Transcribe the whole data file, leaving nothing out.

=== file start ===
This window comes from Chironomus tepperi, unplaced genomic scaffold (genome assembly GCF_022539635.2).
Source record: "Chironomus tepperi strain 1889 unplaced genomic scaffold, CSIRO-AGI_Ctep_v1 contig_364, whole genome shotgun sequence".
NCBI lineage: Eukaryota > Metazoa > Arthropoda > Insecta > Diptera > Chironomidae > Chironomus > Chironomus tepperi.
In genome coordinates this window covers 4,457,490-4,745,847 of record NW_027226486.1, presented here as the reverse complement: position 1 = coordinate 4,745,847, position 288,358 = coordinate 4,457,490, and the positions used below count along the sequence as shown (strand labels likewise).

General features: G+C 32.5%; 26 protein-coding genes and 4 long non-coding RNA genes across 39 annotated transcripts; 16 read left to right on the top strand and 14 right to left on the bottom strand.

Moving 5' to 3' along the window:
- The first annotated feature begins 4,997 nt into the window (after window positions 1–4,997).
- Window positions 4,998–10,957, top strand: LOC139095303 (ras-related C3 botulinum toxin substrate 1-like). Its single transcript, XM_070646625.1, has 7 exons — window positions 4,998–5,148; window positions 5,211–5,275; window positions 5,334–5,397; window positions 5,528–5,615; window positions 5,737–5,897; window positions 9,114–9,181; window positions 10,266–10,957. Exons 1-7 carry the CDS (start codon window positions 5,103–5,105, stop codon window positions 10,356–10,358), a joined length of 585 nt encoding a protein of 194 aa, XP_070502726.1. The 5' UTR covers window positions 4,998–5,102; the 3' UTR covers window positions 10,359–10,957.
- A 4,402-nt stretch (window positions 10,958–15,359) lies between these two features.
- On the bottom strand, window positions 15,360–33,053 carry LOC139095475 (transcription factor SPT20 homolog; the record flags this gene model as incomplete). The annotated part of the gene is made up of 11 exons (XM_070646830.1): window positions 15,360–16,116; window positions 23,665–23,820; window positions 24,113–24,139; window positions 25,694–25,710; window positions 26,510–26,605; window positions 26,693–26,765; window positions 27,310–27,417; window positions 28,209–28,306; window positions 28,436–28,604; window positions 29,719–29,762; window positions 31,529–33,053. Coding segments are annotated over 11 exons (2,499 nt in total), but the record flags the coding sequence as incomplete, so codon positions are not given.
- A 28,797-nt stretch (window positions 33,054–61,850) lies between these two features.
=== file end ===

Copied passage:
This window comes from Chironomus tepperi, unplaced genomic scaffold (genome assembly GCF_022539635.2).
Source record: "Chironomus tepperi strain 1889 unplaced genomic scaffold, CSIRO-AGI_Ctep_v1 contig_364, whole genome shotgun sequence".
NCBI lineage: Eukaryota > Metazoa > Arthropoda > Insecta > Diptera > Chironomidae > Chironomus > Chironomus tepperi.
In genome coordinates this window covers 4,457,490-4,745,847 of record NW_027226486.1, presented here as the reverse complement: position 1 = coordinate 4,745,847, position 288,358 = coordinate 4,457,490, and the positions used below count along the sequence as shown (strand labels likewise).

General features: G+C 32.5%; 26 protein-coding genes and 4 long non-coding RNA genes across 39 annotated transcripts; 16 read left to right on the top strand and 14 right to left on the bottom strand.

Moving 5' to 3' along the window:
- The first annotated feature begins 4,997 nt into the window (after window positions 1–4,997).
- Window positions 4,998–10,957, top strand: LOC139095303 (ras-related C3 botulinum toxin substrate 1-like). Its single transcript, XM_070646625.1, has 7 exons — window positions 4,998–5,148; window positions 5,211–5,275; window positions 5,334–5,397; window positions 5,528–5,615; window positions 5,737–5,897; window positions 9,114–9,181; window positions 10,266–10,957. Exons 1-7 carry the CDS (start codon window positions 5,103–5,105, stop codon window positions 10,356–10,358), a joined length of 585 nt encoding a protein of 194 aa, XP_070502726.1. The 5' UTR covers window positions 4,998–5,102; the 3' UTR covers window positions 10,359–10,957.
- A 4,402-nt stretch (window positions 10,958–15,359) lies between these two features.
- On the bottom strand, window positions 15,360–33,053 carry LOC139095475 (transcription factor SPT20 homolog; the record flags this gene model as incomplete). The annotated part of the gene is made up of 11 exons (XM_070646830.1): window positions 15,360–16,116; window positions 23,665–23,820; window positions 24,113–24,139; window positions 25,694–25,710; window positions 26,510–26,605; window positions 26,693–26,765; window positions 27,310–27,417; window positions 28,209–28,306; window positions 28,436–28,604; window positions 29,719–29,762; window positions 31,529–33,053. Coding segments are annotated over 11 exons (2,499 nt in total), but the record flags the coding sequence as incomplete, so codon positions are not given.
- A 28,797-nt stretch (window positions 33,054–61,850) lies between these two features.